THE EVOLUTION OF THE CITY THROUGHOUT THE CENTURIES AND THE ANALYSIS OF ANCIENT MONUMENTS AND NEW BUILDINGS
MILAN IN ROMAN TIMES
Let’s look for what is left of a city once capital of the Western Roman Empire in the Archeological Museum, rich of prestigious memories, but also in the streets surrounding it, all the way down to the Basilica of San Lorenzo and to the Roman amphitheatre with its Antiquarium.
MILAN IN THE MIDDLE AGE
In a radically transformed city such as Milan (that keeps changing according to times) it is not easy to find monuments and atmospheres of the past centuries. Leaving aside the well known Romanesque and Gothic churches, it is nevertheless still possible to visually recreate the city that in the IX century started its rebirth after the terrible barbaric invasions. Take the Broletto, for instance, with its history of power and trades or the church of San Gottardo in Corte, visible especially for its magnificent brick bell tower just next to the cathedral. To these you should add the Sforza castle, where in the rooms of its museum of Ancient Art, prestigious sculptures, architectonic fragments and frescoes will help us reconstruct the features of a long-gone city.
THE CAPITAL OF THE DUKEDOM
Visconti and Sforza between Middle Age and Renaissance
The Sforza Castle is the symbol of the dukes’ power in Milan throughout two extremely important periods, 14th and 15th century, that saw the turning from the Middle Age to Modern Times. Built as a fortress, only later it would become one of the richest ducal residences of all times. Most of its treasures have unfortunately been destroyed but its history is still visible within its walls and in its rooms that bear traces of the original painted decorations. To the founder of the Sforza dynasty, Francesco Sforza, Milan also owes its first modern hospital, designed by Filarete and immediately nicknamed Ca’ Granda (big house) for its unusual size. Used as a hospital until II world war, it now hosts the Università Statale.
BETWEEN 16TH AND 18TH CENTURY
The palaces and the life of Milanese aristocracy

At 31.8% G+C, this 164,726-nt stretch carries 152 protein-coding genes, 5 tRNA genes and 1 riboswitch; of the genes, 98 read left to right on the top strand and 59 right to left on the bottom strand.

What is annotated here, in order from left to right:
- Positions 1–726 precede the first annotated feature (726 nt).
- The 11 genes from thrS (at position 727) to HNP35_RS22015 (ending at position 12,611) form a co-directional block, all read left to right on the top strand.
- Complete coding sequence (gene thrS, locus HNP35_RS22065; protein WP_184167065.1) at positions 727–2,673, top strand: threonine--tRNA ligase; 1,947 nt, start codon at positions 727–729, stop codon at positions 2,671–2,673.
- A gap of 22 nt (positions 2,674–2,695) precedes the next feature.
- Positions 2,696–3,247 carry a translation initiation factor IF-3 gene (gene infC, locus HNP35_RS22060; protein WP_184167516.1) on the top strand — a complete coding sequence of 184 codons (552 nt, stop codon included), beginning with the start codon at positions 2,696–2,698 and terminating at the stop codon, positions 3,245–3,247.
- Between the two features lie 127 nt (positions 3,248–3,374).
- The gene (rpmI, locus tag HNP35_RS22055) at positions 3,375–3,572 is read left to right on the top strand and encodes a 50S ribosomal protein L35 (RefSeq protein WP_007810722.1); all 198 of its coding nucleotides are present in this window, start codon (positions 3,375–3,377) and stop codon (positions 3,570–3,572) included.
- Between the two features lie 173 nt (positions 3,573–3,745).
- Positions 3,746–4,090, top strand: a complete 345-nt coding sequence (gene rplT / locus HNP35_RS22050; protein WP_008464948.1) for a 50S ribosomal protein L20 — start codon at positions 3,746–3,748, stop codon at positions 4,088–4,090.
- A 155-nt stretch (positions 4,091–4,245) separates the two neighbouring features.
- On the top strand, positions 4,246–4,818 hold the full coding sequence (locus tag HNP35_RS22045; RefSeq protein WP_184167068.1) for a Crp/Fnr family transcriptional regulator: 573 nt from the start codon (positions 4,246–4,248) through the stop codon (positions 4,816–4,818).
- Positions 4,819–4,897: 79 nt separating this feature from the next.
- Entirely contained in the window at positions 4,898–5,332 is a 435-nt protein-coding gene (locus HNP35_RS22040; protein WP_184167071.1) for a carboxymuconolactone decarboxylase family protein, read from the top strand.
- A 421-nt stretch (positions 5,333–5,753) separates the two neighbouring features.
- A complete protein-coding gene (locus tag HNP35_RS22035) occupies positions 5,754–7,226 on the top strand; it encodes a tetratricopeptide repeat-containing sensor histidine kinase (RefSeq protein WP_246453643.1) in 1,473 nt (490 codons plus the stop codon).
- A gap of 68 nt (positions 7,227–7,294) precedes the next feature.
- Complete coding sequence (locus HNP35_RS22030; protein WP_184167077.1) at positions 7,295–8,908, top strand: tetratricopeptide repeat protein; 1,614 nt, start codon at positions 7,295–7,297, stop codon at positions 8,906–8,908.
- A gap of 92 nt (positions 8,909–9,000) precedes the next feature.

Private buildings from Mannerism to Neoclassicism. Join an itinerary among central squares and streets to discover Milan and the protagonists of its history, their lifestyle and their habits, led by old town guides.
MILAN UNDER THE RULE OF MARIA TERESA OF AUSTRIA
Renewal and splendours of the Court
The Augsburg’s family, and Maria Teresa of Austria, in particular, brought in Milan a wave of renewal: reforms in the administrative and political management of the city, new urban architectures, development of scientific subjects … Parini and Beccaria did their part socially and culturally-wise, while Piermarini was the architect that turned the city centre into a catalogue of Neoclassical buildings such as Palazzo Reale, Scala, Palazzo Belgioioso, Palazzo Serbelloni, Villa Reale…
A JOURNEY THROUGH 19TH CENTURY AT VILLA REALE
Milan Villa Reale is a rare example of a true villa within the walls of the city: a magnificent residence hidden in the green of its park where the owner used to spend a life of ‘otium’ and entertainment. Presently a museum, its elegant rooms host exceptional collections of 19th century paintings and sculptures.
MODERNISM AND MODERNITY
The “vertically growing city”
Modernity and progress turned 19th century Milan into the ‘moral capital’ of the newly born Italian State; its modern features are mirrored in the early twentieth century art nouveau architecture (also known as Modernism), inspired by nature, in the more stylized Deco, that followed it, down to the thirties with their rationalism, perfectly incarnated in Palazzo di Giustizia (Milan’s Tribunal). To this the vertical growth of the fifties is to be added with buildings such as Torre Velasca and the Pirelli skyscraper.
Renewed suburbs: Bicocca and Bovisa, two cases, two examples
New economy, globalization, a world running at full speed … have deeply changed life in the city and the city itself, including its suburbs, once highly industrialized areas then turned into dens for criminals and homeless. Today these same areas are being given a new growth opportunity, and some of them, such as Bicocca and Bovisa are becoming the new cultural and scientific poles of Milan University.